Webster also asks if we're better prepared than we were 100 years ago to face that. Of that prospect, he remains measured and reassuring during conversation — in the way that experienced scientists bearing bad news do — but has a warning.

"Two groups of scientists looked at the question of, 'would the bird flu H5N1 ever learn how to transmit human to human?'. So, they set out and made changes in it so it would transmit ferret to ferret and they put in five changes in the spike on the surface of flu — those five changes actually exist in the world in different strains of H5N1 — and it did transmit.

"I describe it like a card game, that Mother Nature hasn't shuffled a perfect hand. If Mother Nature put all of those changes together in the virus herself, it would be a bloody disaster. It's a matter of luck, a matter of chance, as to whether or not we get one of these nasty ones."

It's when, not if, says Webster, who agrees we've become complacent about the flu because there hasn't been a recent pandemic. (It still kills about 500 New Zealanders annually with, according to a University of Otago study, Māori, Pacific Islanders, men and those living in poverty most at risk).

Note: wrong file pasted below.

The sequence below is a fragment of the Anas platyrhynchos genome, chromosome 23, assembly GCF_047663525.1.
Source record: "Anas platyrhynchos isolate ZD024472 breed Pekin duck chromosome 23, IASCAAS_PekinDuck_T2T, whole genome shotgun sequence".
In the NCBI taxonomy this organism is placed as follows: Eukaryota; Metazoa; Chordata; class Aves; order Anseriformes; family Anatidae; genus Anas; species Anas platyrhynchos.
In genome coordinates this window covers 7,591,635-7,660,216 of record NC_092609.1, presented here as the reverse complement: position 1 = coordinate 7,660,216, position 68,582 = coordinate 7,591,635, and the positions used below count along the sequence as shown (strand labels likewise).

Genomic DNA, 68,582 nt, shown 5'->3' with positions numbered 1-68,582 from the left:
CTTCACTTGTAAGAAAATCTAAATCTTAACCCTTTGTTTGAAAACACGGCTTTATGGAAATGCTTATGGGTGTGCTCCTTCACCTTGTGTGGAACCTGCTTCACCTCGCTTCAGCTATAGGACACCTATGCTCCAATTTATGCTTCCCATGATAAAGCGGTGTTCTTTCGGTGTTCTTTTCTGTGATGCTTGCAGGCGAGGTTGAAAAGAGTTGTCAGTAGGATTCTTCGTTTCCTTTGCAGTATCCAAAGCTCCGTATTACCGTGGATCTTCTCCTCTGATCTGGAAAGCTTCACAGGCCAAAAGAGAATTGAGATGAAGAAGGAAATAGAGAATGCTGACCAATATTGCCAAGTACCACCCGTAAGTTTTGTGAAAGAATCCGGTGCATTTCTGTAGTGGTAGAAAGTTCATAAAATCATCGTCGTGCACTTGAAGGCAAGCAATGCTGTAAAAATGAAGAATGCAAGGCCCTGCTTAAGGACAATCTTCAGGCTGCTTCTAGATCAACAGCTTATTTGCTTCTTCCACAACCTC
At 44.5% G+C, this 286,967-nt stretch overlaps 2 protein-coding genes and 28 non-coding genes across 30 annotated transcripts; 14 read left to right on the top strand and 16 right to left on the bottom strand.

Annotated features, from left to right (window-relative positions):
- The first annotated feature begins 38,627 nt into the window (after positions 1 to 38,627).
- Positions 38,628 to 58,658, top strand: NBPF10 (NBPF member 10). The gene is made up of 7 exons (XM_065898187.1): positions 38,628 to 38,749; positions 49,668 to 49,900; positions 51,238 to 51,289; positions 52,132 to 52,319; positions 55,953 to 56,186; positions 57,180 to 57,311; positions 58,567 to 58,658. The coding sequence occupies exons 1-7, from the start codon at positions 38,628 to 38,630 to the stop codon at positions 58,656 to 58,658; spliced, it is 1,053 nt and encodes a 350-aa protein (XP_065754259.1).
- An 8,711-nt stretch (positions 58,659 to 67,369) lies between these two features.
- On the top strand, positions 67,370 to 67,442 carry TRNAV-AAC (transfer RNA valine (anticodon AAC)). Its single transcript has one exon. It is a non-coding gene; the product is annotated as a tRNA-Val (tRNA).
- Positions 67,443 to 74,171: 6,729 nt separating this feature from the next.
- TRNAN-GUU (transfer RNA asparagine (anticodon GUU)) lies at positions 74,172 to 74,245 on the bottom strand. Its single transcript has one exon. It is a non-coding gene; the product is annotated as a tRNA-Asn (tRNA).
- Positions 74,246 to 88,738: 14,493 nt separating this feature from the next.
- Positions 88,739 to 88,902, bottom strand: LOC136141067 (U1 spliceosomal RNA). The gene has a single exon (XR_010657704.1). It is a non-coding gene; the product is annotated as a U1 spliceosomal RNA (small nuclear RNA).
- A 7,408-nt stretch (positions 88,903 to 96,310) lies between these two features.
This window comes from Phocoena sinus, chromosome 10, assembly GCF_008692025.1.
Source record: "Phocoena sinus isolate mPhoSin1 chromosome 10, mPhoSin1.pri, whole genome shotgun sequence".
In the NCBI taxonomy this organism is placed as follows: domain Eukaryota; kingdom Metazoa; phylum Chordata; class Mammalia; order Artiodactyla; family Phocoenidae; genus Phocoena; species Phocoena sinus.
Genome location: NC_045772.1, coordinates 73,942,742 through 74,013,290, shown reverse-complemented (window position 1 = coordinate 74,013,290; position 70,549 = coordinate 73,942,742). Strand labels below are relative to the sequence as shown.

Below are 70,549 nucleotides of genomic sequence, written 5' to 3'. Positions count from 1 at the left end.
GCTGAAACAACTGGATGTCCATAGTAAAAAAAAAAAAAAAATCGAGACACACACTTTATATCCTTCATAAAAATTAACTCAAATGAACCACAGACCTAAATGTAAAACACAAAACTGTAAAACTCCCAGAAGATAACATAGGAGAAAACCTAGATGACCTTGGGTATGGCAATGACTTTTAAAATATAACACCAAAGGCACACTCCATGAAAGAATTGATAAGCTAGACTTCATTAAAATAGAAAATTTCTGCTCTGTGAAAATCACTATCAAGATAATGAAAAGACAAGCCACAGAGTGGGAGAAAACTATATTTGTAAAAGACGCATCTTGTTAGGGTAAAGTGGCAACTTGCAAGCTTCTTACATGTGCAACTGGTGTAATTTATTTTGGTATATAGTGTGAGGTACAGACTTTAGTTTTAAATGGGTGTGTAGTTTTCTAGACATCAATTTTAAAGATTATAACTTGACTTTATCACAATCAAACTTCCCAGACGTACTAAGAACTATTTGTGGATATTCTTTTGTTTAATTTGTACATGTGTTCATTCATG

"It hasn't happened so, 20 years on, people are saying, 'it can't happen' but we know, scientifically, that it can. At the end of the book, I deal with the fact that we need new drugs; we need new vaccines and there's a big effort in the United States to do this. The funding for research is aimed at the universal vaccine for flu, which is theoretically possible and the first trials are going on, so, at the academic level, complacency hasn't set in at all."

Webster will spend part of this year travelling, as he has long done, to conferences around the world, some timed to coincide with 1918 centenary commemorations. He'll also check in on a research project in Bangladesh watching what happens with the viruses in the big live poultry markets.

"Live poultry markets really intrigue me," he confesses. "When we shut down the poultry markets in Hong Kong and they did the same thing in Shanghai, with the second bird flu, the spread to humans stopped. We're watching what's happening in probably the most densely populated country in the world and the markets in Bangladesh are absolutely loaded with H5N1.